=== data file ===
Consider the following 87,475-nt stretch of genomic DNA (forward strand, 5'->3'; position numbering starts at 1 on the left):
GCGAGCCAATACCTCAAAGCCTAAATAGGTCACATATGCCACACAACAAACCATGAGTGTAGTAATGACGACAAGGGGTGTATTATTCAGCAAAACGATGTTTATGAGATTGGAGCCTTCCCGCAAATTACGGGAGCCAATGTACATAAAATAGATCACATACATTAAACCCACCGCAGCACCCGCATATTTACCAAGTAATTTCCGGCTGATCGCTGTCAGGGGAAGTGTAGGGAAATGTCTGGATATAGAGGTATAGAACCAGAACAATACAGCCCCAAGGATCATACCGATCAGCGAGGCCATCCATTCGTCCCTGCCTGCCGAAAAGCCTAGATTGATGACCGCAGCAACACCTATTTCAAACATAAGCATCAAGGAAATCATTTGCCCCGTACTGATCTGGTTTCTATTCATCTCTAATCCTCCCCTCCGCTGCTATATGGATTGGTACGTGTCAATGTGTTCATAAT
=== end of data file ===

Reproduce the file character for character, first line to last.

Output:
Consider the following 87,475-nt stretch of genomic DNA (forward strand, 5'->3'; position numbering starts at 1 on the left):
GCGAGCCAATACCTCAAAGCCTAAATAGGTCACATATGCCACACAACAAACCATGAGTGTAGTAATGACGACAAGGGGTGTATTATTCAGCAAAACGATGTTTATGAGATTGGAGCCTTCCCGCAAATTACGGGAGCCAATGTACATAAAATAGATCACATACATTAAACCCACCGCAGCACCCGCATATTTACCAAGTAATTTCCGGCTGATCGCTGTCAGGGGAAGTGTAGGGAAATGTCTGGATATAGAGGTATAGAACCAGAACAATACAGCCCCAAGGATCATACCGATCAGCGAGGCCATCCATTCGTCCCTGCCTGCCGAAAAGCCTAGATTGATGACCGCAGCAACACCTATTTCAAACATAAGCATCAAGGAAATCATTTGCCCCGTACTGATCTGGTTTCTATTCATCTCTAATCCTCCCCTCCGCTGCTATATGGATTGGTACGTGTCAATGTGTTCATAAT